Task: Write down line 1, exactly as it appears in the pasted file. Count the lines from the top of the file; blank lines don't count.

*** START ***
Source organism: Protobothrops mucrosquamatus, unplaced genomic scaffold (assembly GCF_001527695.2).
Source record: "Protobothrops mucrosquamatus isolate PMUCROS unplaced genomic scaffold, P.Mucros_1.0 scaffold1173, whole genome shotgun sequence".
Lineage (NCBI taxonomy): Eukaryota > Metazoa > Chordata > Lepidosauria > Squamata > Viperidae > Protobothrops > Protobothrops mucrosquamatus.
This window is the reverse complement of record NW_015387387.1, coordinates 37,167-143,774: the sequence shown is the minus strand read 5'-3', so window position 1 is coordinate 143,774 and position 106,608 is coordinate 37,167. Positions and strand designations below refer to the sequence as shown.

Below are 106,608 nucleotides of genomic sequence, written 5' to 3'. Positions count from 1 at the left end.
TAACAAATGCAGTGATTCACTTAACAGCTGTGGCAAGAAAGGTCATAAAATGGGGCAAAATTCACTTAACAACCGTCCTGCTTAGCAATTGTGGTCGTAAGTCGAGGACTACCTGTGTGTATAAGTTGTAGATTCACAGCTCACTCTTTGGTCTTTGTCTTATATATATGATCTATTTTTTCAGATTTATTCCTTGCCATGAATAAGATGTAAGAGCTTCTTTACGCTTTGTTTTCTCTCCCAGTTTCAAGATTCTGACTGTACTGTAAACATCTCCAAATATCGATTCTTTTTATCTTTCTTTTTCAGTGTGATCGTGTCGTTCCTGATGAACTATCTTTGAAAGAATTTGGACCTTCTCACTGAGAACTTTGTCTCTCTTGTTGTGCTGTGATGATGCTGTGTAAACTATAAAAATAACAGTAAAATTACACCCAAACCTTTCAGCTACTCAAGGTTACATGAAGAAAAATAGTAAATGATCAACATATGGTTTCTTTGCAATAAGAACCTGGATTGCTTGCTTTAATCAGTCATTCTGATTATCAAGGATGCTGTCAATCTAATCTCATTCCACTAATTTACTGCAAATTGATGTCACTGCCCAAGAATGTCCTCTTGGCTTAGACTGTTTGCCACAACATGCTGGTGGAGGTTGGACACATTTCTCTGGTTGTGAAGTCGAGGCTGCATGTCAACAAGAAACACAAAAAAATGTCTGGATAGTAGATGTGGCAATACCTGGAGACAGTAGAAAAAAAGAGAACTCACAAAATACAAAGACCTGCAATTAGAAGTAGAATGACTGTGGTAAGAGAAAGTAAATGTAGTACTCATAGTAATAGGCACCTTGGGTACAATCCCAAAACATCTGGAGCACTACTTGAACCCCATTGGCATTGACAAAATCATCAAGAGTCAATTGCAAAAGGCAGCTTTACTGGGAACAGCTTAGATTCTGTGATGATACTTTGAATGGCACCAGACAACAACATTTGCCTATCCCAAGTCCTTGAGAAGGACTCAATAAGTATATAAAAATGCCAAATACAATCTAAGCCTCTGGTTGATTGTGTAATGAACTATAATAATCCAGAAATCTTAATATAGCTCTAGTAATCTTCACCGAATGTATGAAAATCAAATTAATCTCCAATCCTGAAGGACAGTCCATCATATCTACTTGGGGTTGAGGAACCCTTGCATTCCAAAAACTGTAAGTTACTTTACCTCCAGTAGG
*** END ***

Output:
Source organism: Protobothrops mucrosquamatus, unplaced genomic scaffold (assembly GCF_001527695.2).